- Subscription: The subscription this resource will be associated with/billed to–you’ll have to choose from the dropdown
- Resource Group: The resource group the storage account will be associated with–you can create a new one, or add it to an existing one as you see fit
Unless you’re doing something intense or in preview (in which case you’re likely no longer reading this post) this will cover all your bases. You can hit that create button.
As you can tell, there are some big-picture considerations to ponder if you’re trying to set one of these up as part of your production infrastructure. However, Azure is fairly forgiving in the sense you can always blow up a resource and make a new one if you choose poorly–don’t let a fear of getting it right stop you from getting started.
Access Keys/Connection Strings
Programmatic access to your storage account is absolutely the entire point of the storage account–and you cannot access the storage account programmatically without either an access key, or a connection string (which is really just the access key in a different format).
Two of them are generated at any given time, and you can manually regenerate them as needed (think any given security nightmare, from a major data breach to the intern making a repository public while a connection string is still in the App.config file).
You find these bad boys through the side bar, under the *gasp* Access Keys blade. Copy whichever you need using the candy buttons on the right (indicated by a yellow arrow) and paste them as needed into your program.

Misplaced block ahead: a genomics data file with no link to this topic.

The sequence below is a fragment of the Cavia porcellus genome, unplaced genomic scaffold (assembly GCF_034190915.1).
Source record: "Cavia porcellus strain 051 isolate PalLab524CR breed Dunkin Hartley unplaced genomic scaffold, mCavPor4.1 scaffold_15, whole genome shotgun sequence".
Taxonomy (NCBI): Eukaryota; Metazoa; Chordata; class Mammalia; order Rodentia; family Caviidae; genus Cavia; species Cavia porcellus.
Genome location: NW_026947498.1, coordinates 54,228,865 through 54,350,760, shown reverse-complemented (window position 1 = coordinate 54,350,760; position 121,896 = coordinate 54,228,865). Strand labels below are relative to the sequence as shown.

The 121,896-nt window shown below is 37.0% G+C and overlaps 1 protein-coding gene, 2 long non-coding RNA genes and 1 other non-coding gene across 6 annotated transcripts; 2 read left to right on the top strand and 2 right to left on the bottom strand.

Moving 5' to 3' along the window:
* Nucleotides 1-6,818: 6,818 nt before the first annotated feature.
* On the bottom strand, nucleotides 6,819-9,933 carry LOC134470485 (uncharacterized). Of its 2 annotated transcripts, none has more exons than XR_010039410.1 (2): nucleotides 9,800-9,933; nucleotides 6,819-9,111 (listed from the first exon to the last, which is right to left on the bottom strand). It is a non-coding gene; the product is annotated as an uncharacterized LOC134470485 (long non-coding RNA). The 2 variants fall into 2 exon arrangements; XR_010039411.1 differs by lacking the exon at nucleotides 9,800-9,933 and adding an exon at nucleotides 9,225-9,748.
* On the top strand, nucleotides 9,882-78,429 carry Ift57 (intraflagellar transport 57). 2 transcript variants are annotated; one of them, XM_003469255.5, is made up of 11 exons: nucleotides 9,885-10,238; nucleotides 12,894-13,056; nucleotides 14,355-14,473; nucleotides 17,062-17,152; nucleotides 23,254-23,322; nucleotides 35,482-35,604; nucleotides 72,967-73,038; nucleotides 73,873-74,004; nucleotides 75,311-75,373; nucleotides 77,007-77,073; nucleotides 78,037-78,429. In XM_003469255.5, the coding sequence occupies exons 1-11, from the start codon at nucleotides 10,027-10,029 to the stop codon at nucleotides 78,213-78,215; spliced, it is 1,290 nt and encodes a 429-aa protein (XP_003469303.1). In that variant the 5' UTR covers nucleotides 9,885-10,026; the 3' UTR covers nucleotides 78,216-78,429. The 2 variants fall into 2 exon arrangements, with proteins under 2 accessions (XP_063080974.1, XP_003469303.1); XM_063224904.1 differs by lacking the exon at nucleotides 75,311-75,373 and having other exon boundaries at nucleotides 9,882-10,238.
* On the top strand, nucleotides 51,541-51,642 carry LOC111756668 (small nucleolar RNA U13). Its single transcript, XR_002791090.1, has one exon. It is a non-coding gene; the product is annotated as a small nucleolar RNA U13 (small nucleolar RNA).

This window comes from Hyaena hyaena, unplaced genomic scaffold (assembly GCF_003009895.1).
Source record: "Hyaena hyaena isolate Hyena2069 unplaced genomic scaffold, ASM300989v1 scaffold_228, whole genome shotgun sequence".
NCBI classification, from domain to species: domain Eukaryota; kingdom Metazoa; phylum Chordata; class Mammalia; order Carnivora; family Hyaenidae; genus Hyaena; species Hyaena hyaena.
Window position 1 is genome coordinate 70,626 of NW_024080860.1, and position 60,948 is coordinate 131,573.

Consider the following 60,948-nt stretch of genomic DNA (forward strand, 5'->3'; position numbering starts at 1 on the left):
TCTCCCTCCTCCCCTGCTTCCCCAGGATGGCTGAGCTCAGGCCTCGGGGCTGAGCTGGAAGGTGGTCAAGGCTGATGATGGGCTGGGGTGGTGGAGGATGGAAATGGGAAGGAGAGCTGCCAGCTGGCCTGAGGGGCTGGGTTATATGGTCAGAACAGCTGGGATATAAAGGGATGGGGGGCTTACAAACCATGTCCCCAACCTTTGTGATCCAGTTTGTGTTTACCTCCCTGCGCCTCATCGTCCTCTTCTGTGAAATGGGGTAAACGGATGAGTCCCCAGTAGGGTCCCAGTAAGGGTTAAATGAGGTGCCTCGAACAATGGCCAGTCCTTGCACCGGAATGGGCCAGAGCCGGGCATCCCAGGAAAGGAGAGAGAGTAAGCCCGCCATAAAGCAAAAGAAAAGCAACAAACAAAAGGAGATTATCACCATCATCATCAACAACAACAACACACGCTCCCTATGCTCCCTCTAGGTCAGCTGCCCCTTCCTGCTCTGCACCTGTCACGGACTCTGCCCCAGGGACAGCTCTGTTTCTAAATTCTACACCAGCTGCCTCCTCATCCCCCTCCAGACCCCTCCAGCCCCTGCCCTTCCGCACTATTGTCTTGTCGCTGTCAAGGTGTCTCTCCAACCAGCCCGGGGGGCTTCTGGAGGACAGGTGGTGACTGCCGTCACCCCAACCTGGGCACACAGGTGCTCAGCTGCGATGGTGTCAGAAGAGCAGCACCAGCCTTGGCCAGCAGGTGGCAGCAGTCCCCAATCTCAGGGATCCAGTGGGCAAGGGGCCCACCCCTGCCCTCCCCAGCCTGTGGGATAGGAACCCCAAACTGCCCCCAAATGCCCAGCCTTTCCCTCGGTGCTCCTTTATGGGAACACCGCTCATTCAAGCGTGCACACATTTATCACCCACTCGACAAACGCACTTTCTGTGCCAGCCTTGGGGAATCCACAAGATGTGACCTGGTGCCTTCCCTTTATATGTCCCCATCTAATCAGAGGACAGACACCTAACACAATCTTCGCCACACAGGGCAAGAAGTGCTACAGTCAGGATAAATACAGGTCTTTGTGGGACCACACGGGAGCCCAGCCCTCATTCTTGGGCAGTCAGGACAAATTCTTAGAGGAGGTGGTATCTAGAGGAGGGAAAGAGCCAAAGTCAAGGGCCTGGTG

Storage Account Explorer
One of the hands-down, best things ever to happen along is the Azure Storage Explorer, and the last thing I have to say about storage accounts in this post.
In the dark, horrific early days of Azure storage accounts (say, 2015 or so, by all reports) you had no way of looking at the files, queue messages, and blobs stored in the account without querying the thing programmatically with the SDK or through PowerShell.
Then, the team brought the fire down from Olympus in the form of the Azure Storage Explorer. It essentially allows one to access all their storage accounts and contents, and perform CRUD actions very similarly to how you’d open the Windows File Explorer to clean out and organize your documents.
If you plan to do anything with Azure Storage Accounts, go download this handy free app. It’d be like trying to run a cloud-hosted SQL Server instance without SQL Server Management Studio–you probably could do it, but why on earth would you?
That’s all Folks
This post covered
- how to create a Storage Account resource in the Azure portal
- provided several links and suggestions on what options to select when doing so
- demonstrated how to get the Access Keys/connection strings to the account
- pointed the reader at the Storage Storage Explorer
Not a complicated or advanced topic, but hopefully one that saved someone new to the Azure scene a headache or two (because there will be plenty of other things more worthy of head-desking yourself over).